Looking at other Athena SWAN applications, we were able to define what was good practice, such as developing well-structured committee meeting timetables for the school calendar (and sticking to them). Some staff members who loved cancelling meetings – as a tactic to get their own way – “Nobody here? Oh dear…. “ found that this behaviour wasn’t tolerated. People with childcare could plan ahead and we also provided baby-feeding-and-changing facilities in the building. Don’t let me give the impression that this was plain sailing; the school contained staff who resisted every time a female of child bearing age was hired. In fact on my departure one staff member declared I had employed “too many” young women. Quite what “too” means was his value judgment, I just employed the best candidates and made adjustments for them when necessary. Females leaving academia because the job doesn’t adjust for them over some time is local short-termism and ultimately uneconomical.
The Flow-on Benefits of Action
Going back to my initial concern about how we redistributed teaching, I was able to meet with and guarantee staff that when they returned from maternity leave, they would return to the same job, with the same teaching load and lectures, in the same office. All the horror stories of “whilst you were out we decided…..” were met with reassurance (that we then lived up to). As a man, I really could not pretend to understand the emotions that female staff were going through during maternity. Leaving their colleagues, (letting them down?) taking maternity leave and then returning to work and leaving the family (letting them down?) and of course by interrupting their career (letting themselves down?). It seems that giving a reassurance that didn’t pile on more guilt was essential. Personally welcoming a staff member back from leave was also an important aspect, so that they didn’t feel they just crawled back into the workplace. At first staff thought they were coming to my office to be told that their job was altered/doubled/had evaporated, but soon the word went round that it was all good. All in all, it made for a workplace that was more tolerant of families, better structured and a better place to be.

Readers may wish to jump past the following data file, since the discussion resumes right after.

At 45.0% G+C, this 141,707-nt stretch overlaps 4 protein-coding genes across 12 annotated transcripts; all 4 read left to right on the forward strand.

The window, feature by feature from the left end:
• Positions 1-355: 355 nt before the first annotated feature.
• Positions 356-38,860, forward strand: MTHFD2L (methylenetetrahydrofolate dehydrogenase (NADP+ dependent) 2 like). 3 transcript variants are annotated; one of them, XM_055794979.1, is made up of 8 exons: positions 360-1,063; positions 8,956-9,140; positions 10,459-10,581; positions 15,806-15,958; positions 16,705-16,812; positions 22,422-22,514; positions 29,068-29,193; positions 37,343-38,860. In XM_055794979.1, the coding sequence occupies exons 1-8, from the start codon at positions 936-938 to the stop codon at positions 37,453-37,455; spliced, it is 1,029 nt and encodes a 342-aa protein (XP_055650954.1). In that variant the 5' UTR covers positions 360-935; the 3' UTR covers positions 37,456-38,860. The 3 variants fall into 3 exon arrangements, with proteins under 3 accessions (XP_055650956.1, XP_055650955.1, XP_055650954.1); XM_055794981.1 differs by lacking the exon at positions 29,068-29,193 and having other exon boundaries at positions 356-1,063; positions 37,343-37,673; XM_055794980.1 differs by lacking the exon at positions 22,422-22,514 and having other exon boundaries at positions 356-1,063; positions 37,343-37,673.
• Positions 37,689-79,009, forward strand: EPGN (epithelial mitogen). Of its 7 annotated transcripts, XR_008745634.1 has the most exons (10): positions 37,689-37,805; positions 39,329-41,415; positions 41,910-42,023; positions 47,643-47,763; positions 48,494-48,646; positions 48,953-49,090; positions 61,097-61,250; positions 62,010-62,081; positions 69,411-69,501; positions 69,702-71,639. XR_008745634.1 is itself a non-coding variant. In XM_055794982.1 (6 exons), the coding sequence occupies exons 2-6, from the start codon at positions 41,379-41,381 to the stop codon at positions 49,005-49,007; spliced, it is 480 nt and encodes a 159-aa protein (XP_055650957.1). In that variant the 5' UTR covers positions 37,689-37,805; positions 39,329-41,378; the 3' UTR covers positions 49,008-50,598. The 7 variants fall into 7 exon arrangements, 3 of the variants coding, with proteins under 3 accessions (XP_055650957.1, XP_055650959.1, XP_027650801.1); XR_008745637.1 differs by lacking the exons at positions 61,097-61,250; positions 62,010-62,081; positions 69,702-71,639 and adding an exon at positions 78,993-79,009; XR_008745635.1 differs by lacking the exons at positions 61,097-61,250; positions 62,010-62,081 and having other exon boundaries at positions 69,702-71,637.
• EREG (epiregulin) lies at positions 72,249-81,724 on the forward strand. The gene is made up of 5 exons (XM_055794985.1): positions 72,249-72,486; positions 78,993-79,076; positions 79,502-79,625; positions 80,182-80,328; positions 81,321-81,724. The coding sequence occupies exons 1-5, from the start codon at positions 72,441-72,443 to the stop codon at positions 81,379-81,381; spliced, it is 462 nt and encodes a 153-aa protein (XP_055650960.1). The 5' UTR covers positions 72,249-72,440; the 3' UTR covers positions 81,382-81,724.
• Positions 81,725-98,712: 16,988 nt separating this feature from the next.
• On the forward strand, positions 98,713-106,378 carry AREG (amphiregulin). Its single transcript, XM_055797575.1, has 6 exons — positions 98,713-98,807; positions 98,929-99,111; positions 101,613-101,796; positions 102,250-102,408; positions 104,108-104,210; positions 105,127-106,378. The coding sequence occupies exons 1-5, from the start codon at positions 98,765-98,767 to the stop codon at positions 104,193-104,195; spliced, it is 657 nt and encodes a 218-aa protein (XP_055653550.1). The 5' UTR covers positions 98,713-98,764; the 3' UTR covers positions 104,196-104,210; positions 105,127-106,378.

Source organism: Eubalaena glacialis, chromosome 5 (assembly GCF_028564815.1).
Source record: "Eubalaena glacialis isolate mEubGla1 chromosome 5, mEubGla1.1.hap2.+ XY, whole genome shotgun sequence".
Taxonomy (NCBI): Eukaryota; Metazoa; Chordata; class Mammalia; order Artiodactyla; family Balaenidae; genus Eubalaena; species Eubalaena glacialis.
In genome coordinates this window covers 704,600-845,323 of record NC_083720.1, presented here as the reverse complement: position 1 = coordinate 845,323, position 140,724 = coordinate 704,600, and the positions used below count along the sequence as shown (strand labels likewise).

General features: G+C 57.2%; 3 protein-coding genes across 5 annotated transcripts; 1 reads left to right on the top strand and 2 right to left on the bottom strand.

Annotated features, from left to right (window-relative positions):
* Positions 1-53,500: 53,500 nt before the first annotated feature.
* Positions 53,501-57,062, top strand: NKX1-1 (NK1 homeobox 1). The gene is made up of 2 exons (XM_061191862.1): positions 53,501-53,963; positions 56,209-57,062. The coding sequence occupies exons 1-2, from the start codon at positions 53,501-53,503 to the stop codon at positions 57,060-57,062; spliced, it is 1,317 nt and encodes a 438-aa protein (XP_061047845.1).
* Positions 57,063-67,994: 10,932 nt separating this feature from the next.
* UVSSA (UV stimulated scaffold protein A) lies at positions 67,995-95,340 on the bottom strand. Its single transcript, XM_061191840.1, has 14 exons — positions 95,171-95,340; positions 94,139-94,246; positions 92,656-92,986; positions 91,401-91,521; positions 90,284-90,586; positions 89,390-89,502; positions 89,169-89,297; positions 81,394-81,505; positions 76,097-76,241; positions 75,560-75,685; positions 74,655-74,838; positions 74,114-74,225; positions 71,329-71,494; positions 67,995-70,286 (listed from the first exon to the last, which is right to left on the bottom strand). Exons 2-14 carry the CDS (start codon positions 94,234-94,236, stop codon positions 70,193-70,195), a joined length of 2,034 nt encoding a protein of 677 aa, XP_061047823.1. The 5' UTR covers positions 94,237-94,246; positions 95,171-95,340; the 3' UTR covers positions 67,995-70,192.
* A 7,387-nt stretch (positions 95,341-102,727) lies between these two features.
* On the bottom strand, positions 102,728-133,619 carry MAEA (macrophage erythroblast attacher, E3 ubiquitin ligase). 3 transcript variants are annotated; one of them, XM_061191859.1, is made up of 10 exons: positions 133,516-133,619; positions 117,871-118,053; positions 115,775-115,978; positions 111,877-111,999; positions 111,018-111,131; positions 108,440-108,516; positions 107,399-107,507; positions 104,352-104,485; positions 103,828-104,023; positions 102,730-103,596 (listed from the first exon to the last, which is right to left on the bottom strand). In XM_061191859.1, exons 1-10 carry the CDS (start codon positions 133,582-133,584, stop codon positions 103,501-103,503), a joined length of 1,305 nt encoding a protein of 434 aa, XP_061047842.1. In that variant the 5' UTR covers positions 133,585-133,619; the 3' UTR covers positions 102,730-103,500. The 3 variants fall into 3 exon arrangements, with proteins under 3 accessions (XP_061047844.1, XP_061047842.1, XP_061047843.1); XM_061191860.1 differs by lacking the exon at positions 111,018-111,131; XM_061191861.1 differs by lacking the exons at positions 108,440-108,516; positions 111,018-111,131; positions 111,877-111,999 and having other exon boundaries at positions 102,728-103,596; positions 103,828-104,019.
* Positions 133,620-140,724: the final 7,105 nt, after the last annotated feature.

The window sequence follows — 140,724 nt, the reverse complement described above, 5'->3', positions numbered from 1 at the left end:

Ahead of the Wave
Achieving the Silver award in 2010 meant that we were the first school in Wales to do this. Many people didn’t really understand what we had done and some staff were indifferent to it. In 2012, an announcement was made by Dame Sally Davies that in order to obtain funding from the research arm of the National Health Service (NIHR), the Silver award had to be gained. Reader, at that point everything changed. I was invited to talk to Schools, Colleges, Faculties and Universities from Scotland to Devon with quite a few venues in between (even Prague). An interesting pattern in all of this, was that the audience was either almost exclusively female or contained only a few men. We helped a number of other organisations produce vibrant charter applications and made them look inside themselves and realise that they were not too squeaky clean in terms of gender equity as they thought. Joining the national panel was the next step and taking some of this work into research infrastructure is in Europe was the last part I did before moving to Australia.
Gender Equity Down Under
On arrival in Australia, I realised that there was no strong gender equity equivalent to Athena SWAN. I then met the lead scientist of Victoria, Leonie Walsh, who just visited the equality quality challenge unit in the UK and I was told that there was a move by the Australian Academy of Science to introduce something similar in Australia – the Science in Australia Gender Equity Forum. I’m delighted to be part of the campaign going forwards and showing people what we managed to achieve in the UK and how taking certain practical steps we began to get sticky change of the change a culture in an organisation. My legacy for my former institution? Well my successor is a female head of school (first ever), the gender balance of the senior management has improved significantly and the school goes from strength to strength in terms of teaching and research. I’m glad to say that “too many females” are still there.
The Science in Australia Gender Equity Forum holds its first national workshop to discuss an Athena SWAN-like initiative in Australia next week in Canberra. Tim Wess will be presenting.
Related posts: Women in Science: Closing the Gender Gap